In between those fights came courtroom battles and placeholder wins over competition well above pedestrian status but nowhere near the sport’s elite.
Whispers have recently begun of how many opportunities he will be afforded – especially on HBO – without having to proving himself against the best of a particular division. There was disappointment over his bantamweight reign never pointing in the direction of fighters like Abner Mares, Anselmo Moreno or Joseph Agbeko.
Similar concern was expressed at 122 lb. Talks centered more around a possible showdown with faded Jorge Arce rather than any of the best fighters in the division upon his arrival earlier this year. That problem will be solved once the opening bell rings on Saturday.
Now it’s up to Donaire to solve the problem in front of him, if only to alleviate the fears of his handlers, none of whom were anxious to match him this tough.
“Nishioka is a great fighter and the best in the division,” points out red-hot head-trainer Robert Garcia, who has guided Donaire’s career since Dec. ‘10. “He is ranked as the best super bantamweight in the world. It’s going to be a really tough fight but Nonito has been training really hard and he has to come out and perform and do what he’s been doing so far.”
What Donaire has been doing “so far” is winning at the sport’s top level, a fact that seems to get lost among talks that he’s merely treading water. Title wins in three weight classes (four if you count his interim reign at 115 lb.) have proven his ability to adapt as he continues to rise in weight.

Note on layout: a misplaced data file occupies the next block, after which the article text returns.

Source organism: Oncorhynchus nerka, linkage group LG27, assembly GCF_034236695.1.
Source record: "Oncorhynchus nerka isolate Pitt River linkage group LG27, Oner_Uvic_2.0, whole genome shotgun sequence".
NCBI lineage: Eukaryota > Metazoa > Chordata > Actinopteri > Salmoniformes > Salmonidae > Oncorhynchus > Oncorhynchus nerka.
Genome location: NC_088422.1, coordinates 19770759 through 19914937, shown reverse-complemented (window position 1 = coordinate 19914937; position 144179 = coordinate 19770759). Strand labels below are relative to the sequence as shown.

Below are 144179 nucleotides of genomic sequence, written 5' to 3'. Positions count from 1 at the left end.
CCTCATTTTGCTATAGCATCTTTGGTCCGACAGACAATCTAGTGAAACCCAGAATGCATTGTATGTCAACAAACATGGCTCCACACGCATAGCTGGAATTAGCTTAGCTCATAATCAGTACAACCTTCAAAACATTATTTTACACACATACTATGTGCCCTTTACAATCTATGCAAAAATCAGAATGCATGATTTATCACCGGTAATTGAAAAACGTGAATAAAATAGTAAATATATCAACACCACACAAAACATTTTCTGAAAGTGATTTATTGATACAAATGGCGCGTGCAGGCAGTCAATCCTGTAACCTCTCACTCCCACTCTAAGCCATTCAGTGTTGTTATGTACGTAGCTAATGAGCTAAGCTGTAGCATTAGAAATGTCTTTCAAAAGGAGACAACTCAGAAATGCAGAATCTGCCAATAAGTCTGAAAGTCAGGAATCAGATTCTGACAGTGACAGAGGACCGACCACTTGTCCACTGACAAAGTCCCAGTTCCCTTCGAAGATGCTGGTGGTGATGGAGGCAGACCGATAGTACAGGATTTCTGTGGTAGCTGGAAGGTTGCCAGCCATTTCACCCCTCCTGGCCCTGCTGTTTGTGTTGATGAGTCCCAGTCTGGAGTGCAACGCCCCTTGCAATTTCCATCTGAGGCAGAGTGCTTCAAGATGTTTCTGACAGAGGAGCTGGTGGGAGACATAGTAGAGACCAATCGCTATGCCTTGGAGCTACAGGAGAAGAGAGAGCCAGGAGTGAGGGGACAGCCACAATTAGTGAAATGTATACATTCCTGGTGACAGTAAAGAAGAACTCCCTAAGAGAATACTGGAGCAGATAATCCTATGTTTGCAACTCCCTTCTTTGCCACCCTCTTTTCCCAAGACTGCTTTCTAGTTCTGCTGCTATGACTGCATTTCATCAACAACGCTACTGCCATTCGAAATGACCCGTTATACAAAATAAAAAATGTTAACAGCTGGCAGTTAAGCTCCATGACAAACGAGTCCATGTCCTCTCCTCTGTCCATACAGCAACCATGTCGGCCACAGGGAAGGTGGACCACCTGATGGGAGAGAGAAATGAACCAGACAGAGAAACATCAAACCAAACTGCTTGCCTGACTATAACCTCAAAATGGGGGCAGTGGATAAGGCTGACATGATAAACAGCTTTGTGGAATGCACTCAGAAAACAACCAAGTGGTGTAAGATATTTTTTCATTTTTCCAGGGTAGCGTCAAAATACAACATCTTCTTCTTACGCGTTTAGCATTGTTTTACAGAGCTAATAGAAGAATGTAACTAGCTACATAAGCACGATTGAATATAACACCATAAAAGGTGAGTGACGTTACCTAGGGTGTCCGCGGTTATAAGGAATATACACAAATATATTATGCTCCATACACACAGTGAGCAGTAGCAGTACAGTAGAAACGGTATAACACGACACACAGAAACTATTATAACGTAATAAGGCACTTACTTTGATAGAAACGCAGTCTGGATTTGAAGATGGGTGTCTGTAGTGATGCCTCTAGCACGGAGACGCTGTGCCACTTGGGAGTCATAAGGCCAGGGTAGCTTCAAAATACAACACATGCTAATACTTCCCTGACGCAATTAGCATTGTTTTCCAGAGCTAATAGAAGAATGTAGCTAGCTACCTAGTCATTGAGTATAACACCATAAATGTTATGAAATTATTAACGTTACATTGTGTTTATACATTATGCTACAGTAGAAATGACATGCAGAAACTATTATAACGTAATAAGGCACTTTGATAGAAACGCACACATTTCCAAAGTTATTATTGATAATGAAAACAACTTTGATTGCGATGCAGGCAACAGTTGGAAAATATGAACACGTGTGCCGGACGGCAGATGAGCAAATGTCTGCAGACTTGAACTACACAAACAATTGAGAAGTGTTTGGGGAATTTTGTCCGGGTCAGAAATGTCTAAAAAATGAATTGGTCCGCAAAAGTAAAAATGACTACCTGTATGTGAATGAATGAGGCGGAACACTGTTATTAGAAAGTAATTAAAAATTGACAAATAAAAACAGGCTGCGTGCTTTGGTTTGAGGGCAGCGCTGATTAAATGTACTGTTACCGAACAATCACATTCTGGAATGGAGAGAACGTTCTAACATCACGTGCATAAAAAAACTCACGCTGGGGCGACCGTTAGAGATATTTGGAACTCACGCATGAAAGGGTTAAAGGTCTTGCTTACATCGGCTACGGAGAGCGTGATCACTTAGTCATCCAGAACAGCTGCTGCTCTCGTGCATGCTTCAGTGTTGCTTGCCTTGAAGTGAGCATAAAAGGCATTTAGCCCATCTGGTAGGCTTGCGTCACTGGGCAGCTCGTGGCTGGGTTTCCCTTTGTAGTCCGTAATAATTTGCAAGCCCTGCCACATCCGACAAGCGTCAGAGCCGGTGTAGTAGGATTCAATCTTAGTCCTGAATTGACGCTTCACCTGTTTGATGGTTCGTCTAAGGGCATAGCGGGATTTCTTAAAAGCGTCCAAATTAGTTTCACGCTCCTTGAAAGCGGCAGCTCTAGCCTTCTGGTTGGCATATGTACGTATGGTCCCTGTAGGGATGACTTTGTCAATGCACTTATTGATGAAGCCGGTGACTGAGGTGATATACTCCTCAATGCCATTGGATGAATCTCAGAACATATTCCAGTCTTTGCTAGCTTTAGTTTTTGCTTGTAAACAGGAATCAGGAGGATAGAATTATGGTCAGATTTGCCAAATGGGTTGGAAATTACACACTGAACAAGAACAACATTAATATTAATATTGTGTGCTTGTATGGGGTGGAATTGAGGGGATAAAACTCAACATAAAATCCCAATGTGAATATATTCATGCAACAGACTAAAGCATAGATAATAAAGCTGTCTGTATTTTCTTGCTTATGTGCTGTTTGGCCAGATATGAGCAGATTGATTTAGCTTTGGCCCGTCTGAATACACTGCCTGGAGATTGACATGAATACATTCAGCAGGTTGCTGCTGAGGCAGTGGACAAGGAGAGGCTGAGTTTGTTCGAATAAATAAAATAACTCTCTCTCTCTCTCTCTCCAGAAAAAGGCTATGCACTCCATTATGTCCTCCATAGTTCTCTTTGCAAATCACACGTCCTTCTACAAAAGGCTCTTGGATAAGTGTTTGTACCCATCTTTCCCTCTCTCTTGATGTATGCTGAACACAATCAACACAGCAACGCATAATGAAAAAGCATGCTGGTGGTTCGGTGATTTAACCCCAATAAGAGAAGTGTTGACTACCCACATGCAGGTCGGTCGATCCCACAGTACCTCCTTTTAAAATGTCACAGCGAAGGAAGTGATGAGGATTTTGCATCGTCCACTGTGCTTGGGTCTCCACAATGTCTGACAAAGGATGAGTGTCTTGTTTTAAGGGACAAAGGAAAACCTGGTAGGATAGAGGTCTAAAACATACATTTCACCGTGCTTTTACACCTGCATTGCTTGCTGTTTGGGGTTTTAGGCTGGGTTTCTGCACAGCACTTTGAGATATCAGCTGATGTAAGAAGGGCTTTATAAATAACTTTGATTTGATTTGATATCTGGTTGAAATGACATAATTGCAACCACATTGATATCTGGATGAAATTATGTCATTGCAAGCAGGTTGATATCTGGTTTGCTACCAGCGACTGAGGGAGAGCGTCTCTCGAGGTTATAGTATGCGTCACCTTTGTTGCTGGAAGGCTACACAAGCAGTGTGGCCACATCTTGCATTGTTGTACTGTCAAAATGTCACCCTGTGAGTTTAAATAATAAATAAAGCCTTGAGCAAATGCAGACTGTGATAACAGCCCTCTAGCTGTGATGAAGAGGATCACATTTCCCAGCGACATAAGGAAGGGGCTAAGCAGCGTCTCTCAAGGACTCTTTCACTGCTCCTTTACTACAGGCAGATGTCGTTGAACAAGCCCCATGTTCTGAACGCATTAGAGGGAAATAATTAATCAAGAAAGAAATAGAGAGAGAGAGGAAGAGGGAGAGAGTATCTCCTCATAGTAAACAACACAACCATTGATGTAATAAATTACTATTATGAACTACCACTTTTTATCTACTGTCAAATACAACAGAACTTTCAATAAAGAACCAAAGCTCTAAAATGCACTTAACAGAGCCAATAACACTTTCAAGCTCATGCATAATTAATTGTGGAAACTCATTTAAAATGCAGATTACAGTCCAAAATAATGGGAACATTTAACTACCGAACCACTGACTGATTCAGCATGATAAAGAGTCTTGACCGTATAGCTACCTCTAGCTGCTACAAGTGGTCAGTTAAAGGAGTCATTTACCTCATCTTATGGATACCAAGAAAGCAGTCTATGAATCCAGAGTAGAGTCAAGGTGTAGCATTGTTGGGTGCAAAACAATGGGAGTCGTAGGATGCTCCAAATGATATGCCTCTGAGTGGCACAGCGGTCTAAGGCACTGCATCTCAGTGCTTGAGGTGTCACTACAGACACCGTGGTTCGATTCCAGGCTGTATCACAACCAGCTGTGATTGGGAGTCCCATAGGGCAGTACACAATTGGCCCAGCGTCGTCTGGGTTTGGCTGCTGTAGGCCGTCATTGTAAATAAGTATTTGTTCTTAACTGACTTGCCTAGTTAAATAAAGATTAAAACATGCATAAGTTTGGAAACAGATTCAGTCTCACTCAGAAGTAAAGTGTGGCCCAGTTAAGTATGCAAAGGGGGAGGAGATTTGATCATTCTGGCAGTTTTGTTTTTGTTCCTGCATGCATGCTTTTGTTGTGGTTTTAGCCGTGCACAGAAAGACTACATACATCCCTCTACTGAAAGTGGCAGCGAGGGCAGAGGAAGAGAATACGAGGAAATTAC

A win on Saturday will grant Donaire recognition as the 122 lb. king, which is why he was so anxious to sign on the dotted line the moment it was offered.
“This is a fight that Nonito has wanted for a very long time. Nishioka is a great fighter,” states Hall-of-Fame promoter Bob Arum. “This is the kind of fight that Nonito, who is one of the great fighters fighting today and also in history, these are the kinds of fights that you get excited about because this is really a historic fight.”
Like Donaire, Nishioka (39-4-3, 23KO) rides a lengthy win streak heading into this weekend. Donaire hasn’t lost since his second pro fight, which puts his winning ways at 28 fights over a span of more than 11 years.